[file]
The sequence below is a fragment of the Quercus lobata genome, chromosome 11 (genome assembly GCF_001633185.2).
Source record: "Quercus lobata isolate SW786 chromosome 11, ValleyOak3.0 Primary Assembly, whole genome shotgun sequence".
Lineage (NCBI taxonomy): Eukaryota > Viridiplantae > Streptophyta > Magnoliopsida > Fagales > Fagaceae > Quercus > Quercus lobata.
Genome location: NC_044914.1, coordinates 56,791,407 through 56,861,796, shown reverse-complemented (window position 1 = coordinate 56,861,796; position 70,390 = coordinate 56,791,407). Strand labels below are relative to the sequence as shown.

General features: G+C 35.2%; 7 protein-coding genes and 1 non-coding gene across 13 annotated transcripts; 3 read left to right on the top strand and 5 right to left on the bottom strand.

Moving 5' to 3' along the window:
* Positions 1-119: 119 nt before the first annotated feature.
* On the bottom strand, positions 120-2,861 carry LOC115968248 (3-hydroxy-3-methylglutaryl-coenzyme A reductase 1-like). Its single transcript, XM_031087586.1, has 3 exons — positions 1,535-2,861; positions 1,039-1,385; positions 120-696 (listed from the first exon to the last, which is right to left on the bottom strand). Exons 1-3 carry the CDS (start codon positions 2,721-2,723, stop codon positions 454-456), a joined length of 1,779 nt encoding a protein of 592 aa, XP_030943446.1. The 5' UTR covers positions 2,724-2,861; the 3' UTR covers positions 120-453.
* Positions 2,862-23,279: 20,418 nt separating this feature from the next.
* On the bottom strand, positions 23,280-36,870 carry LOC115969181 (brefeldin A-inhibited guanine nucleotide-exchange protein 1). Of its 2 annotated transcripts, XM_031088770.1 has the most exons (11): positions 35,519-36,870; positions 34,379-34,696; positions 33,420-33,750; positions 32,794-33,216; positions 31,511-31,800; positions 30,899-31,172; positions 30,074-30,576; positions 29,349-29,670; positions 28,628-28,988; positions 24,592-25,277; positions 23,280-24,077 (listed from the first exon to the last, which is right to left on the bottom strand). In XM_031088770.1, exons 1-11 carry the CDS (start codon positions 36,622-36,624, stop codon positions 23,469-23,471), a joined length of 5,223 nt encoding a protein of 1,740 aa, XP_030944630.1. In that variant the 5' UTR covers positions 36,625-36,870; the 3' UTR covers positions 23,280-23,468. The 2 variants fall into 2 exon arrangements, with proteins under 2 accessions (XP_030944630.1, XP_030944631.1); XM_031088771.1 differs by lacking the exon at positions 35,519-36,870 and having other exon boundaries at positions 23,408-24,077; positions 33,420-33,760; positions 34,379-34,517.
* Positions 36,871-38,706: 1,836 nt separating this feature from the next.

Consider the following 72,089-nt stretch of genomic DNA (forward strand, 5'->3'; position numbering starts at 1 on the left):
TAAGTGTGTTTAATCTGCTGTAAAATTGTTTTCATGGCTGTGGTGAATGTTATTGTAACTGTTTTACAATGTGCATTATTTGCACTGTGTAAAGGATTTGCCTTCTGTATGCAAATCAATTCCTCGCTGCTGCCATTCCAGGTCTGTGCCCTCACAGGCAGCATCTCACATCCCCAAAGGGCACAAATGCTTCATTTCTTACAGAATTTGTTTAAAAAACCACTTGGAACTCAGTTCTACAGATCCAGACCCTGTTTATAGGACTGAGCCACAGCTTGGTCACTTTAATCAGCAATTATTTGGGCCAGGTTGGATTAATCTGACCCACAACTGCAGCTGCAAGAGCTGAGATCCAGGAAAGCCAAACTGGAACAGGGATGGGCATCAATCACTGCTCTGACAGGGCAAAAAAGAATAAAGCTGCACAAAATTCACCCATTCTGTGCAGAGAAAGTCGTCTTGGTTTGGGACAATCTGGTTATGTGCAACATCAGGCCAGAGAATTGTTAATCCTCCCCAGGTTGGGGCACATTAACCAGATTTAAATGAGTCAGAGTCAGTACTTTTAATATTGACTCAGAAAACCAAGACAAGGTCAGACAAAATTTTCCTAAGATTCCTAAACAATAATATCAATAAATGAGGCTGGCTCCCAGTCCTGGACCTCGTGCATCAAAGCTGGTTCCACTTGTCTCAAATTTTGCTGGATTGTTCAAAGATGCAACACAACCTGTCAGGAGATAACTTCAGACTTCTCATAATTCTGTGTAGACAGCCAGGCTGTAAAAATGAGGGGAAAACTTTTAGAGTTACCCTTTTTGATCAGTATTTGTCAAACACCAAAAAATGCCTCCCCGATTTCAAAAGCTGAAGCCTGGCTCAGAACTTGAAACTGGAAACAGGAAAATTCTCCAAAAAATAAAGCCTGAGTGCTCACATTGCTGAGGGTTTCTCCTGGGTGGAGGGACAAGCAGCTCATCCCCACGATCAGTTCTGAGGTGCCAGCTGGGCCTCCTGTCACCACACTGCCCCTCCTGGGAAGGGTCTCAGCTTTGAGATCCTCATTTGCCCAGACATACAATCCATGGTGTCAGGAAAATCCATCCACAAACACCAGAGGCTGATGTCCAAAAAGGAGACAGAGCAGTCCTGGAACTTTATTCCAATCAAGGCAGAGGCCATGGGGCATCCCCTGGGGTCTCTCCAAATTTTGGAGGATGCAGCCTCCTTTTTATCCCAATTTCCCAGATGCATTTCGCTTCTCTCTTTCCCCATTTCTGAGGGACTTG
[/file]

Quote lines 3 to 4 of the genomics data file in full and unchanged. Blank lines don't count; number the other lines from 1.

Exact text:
Lineage (NCBI taxonomy): Eukaryota > Viridiplantae > Streptophyta > Magnoliopsida > Fagales > Fagaceae > Quercus > Quercus lobata.
Genome location: NC_044914.1, coordinates 56,791,407 through 56,861,796, shown reverse-complemented (window position 1 = coordinate 56,861,796; position 70,390 = coordinate 56,791,407). Strand labels below are relative to the sequence as shown.